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REM sleep deprivation during 5 hours leads to an immediate REM sleep rebound and to suppression of non-REM sleep intensity

D G Beersma, D J Dijk, C G Blok, I Everhardus
Electroencephalography and Clinical Neurophysiology 1990, 76 (2): 114-22
1697239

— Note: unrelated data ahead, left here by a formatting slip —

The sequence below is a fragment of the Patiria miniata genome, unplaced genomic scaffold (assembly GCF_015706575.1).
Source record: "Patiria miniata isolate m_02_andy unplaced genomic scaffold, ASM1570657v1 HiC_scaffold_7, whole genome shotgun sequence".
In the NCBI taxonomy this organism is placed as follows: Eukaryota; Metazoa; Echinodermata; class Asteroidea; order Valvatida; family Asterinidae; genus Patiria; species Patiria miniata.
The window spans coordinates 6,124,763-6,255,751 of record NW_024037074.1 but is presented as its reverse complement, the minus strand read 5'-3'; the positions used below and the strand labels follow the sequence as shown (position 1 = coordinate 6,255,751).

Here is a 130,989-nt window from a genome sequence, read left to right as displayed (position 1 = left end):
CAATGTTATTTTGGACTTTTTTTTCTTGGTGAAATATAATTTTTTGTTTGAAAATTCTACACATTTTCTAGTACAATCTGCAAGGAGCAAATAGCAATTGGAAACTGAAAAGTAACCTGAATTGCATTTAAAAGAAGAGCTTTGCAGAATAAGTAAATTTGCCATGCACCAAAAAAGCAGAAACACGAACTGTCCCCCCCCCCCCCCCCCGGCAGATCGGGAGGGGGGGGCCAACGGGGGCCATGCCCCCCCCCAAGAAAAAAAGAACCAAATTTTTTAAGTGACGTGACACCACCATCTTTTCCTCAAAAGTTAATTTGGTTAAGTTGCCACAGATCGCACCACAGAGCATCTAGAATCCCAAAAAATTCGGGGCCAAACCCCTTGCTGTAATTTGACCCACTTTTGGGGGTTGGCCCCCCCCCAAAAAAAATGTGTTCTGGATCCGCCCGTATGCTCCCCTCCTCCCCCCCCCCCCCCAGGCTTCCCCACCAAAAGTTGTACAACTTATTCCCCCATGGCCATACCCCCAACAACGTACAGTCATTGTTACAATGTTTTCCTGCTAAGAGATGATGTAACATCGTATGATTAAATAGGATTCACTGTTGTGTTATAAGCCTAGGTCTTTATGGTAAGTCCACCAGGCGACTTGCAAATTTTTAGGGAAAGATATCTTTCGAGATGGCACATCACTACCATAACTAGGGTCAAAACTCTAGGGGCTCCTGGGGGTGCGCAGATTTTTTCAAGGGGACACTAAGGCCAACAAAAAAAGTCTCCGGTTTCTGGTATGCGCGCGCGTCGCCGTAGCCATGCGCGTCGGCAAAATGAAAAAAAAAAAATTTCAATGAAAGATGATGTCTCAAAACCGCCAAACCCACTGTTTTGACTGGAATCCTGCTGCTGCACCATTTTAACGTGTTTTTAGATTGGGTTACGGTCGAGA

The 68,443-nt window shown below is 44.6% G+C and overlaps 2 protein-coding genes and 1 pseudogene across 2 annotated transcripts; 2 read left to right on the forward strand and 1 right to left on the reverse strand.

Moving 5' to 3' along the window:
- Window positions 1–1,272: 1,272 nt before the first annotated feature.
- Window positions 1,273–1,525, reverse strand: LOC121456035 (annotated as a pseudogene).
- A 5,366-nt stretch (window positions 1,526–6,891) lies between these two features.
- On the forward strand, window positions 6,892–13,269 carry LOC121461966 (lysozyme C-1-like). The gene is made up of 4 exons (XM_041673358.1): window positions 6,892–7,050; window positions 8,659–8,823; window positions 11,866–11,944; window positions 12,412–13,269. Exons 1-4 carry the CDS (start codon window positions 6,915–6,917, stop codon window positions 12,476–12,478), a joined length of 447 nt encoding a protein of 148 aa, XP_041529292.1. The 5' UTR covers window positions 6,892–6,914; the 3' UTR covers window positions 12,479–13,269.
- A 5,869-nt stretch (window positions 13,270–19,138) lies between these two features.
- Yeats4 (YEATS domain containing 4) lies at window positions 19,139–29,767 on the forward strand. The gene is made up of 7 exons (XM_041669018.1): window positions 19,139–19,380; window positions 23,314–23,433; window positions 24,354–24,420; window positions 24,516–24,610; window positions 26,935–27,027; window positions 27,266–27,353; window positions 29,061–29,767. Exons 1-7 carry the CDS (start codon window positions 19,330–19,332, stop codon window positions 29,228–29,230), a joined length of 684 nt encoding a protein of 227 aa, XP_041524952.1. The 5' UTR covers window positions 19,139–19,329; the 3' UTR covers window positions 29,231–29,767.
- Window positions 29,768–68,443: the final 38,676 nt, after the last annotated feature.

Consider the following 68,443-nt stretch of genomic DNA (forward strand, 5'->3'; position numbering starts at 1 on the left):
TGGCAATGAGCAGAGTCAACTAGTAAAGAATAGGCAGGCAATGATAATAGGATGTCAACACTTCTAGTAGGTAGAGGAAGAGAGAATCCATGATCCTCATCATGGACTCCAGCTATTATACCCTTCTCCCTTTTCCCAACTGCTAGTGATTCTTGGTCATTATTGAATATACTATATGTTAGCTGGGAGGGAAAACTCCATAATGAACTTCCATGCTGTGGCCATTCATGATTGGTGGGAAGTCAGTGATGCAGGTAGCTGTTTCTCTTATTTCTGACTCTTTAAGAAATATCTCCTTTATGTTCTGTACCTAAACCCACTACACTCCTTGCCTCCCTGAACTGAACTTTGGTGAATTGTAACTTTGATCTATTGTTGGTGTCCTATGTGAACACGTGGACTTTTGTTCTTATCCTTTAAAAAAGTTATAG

Nine healthy male subjects were deprived of REM sleep during the first 5 h after sleep onset. Afterwards recovery sleep was undisturbed. During the deprivation period the non-REM EEG power spectrum was reduced when compared to baseline for the frequencies up to 7 Hz, despite the fact that non-REM sleep was not experimentally disturbed. During the recovery interval a significant rebound of REM sleep was observed, which was only accompanied by a very slight increase of power in the lower non-REM EEG frequencies. In order to control for intermittent wakefulness, the same subjects were subjected to non-REM sleep interruption during the first 5 h after sleep onset 2 weeks later. Again subsequent recovery sleep was undisturbed. The interventions resulted in a similar amount of wakefulness in both conditions. During the intervention period, the non-REM EEG power spectrum was only marginally reduced in the delta frequency range. REM sleep duration was only slightly reduced. During the recovery interval, however, a substantial increase in EEG power in the delta frequency range was noted, without notable changes in REM time. It is concluded that an increased pressure for REM sleep results in longer REM episodes and a reduced intensity of non-REM sleep.

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